While August and its ricotta zipped on by, September welcomed us with another Cheesepalooza challenge... a basic chevre. A basic chevre or goat cheese is another cheese that I enjoy (well... I can't really think of any cheeses that I don't enjoy) and was excited to give it a shot at home. Goat cheese is extremely flavourful, high in nutrients, reasonable in terms of fat and calories, and easier on the tummy for those individuals that have trouble with dairy (here are some interesting nutritional facts on goat cheese). All good things!
The directions for this cheese in Mary Karlin's book seemed simple enough - C20G, rennet, and your milk. Yep, simple enough until you realize that you neglected to order the C20G (a culture that is a combination of the bacterial cultures and rennet required to produce a goat cheese). Oh Christine. You'll laugh though, I had packed up my other cultures, thermometers, and cheese cloth on my September holiday (that's on your packing list too, right?). We were off to Ontario cottage country and I figured it would be a perfect time to rest, relax, and make cheese. But, when the closest town in 20 minutes away and the nearest goat's milk supply about 45 minutes away and you lack the correct cultures, the whole idea of zen-like cheese making whilst on holidays seems a bit silly. Just a bit... or a whole lot of silly??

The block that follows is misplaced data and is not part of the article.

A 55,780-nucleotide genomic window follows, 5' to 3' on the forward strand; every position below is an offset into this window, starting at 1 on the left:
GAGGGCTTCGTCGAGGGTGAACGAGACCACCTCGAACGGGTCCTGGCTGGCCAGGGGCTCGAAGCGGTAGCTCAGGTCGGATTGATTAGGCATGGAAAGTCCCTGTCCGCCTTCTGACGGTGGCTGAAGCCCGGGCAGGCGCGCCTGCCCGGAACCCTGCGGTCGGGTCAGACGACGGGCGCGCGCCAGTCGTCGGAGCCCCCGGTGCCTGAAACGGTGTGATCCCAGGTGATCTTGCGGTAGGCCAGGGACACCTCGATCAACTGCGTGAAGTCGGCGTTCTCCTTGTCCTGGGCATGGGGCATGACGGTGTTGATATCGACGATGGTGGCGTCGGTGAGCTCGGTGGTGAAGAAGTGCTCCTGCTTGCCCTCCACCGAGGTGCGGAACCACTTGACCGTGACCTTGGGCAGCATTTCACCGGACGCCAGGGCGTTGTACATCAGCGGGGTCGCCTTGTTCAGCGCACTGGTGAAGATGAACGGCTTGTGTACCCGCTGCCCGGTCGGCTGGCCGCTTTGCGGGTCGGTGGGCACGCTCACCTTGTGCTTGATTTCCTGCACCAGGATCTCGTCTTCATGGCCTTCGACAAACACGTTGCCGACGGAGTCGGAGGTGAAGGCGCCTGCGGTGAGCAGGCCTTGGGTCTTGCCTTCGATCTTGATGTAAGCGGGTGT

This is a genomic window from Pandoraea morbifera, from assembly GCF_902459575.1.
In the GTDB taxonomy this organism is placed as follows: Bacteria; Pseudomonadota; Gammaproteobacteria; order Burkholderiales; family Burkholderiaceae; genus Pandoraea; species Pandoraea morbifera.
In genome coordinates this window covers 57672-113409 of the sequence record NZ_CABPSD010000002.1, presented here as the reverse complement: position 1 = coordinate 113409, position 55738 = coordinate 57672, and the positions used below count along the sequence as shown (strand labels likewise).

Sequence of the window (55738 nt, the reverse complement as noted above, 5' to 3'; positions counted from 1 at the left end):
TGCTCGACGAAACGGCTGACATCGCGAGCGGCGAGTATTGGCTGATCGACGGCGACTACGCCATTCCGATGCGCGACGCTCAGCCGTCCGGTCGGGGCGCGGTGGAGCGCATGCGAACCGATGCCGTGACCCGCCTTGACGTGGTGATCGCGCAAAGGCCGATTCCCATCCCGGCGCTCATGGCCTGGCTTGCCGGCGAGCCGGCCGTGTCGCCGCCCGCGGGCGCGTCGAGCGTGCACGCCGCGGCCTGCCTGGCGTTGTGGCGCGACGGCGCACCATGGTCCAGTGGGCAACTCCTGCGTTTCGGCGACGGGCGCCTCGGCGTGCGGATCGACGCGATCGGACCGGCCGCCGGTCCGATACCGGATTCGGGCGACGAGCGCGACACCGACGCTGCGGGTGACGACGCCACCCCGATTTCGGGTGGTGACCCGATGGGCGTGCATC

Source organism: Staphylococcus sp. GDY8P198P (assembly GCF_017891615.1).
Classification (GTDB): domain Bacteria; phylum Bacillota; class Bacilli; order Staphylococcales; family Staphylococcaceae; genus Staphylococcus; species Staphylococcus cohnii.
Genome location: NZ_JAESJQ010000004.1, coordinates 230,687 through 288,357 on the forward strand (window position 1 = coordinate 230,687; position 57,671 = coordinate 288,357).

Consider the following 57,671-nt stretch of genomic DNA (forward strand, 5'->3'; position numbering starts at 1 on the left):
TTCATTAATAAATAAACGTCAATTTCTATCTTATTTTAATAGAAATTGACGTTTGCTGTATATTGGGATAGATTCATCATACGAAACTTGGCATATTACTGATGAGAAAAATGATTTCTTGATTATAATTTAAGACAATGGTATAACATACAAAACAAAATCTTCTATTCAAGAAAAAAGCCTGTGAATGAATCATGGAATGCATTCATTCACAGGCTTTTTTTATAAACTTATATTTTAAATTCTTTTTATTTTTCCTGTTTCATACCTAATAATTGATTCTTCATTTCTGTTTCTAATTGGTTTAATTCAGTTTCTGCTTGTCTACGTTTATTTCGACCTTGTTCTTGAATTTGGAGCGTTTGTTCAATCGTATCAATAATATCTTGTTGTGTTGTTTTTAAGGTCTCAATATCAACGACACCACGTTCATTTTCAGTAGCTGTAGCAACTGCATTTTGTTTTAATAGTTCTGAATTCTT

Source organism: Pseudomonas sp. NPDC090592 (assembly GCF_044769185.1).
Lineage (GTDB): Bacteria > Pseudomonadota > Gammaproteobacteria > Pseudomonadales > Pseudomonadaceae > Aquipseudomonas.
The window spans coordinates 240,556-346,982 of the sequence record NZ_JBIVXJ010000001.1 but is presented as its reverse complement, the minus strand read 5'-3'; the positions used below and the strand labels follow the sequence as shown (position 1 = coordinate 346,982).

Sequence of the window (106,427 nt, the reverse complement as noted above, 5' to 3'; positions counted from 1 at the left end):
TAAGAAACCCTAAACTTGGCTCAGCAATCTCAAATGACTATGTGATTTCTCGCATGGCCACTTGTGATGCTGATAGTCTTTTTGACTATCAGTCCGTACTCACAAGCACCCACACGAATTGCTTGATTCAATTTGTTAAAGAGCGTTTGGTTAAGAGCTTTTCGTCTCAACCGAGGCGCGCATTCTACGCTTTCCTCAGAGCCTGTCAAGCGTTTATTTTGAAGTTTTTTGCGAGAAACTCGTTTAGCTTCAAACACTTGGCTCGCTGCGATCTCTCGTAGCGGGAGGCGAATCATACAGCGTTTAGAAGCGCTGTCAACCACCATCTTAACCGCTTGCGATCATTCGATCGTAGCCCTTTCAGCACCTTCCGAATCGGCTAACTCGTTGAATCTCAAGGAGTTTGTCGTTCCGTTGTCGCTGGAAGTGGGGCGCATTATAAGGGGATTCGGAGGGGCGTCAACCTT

Thankfully, our intrepid Cheesepalooza leaders reflected multiple methods in their individual chevre posts. Ian's post described a method using Aroma B and rennet. Deb's post followed the recipe precisely, while Valerie and Addie's posts highlighted buttermilk methods. (Plus, here is some good chevre reading on cheesemaking.com.) I was determined to figure something out too.
My initial attempt was at the Ontario cottage. That lead-in alone probably indicates to you about how well it went. hahah! Well, I thought I had it right... I opted to follow the lead of Ian with his Aroma B and rennet recipe since I did have both of those supplies on hand. I followed his directions and think that I can identify my main point of failure... consistent gently warm temperature overnight.
What I learned here was that goat cheese requires a very slow curd formation... time and warmth (but not too much heat!). Leaning on the Cheesepalooza team, both Ian and Valerie provided great support and advice. I also really appreciated Simone at JungleFrog Cooking and her thoughts on chevre (she also had a less than ideal result with her first attempt but also is keeping at it with a second attempt).
For my second attempt, I opted to try with buttermilk rather than the bacterial cultures... and found much more success! I'd like to try the Aroma B + rennet method again in my own kitchen and see if I can produce a better result. I'd also like to try the Karlin C20G method... if I get it together and remember to order that one!
4L whole goat's milk
1/4 cup buttermilk
1/4 tablet rennet
1/4 cup unchlorinated water (I used bottled spring water)
Crush your rennet tablet into the 1/4 cup of unchlorinated water. Let that sit and dissolve while you tend to the milks.
Add your whole goat's milk and buttermilk to your stock pot. Slowly heat the milk to 86F, then add rennet water to the warm milk. Combine the two by gently stirring and using an up and down motion for twenty strokes (1-1000, 2-1000, 3-1000...). In comparison to stirring traditionally - clockwise or counter-clockwise - the milk will settle faster when stirred using the up and down method. It's less aggressive on the milk and the forming curds.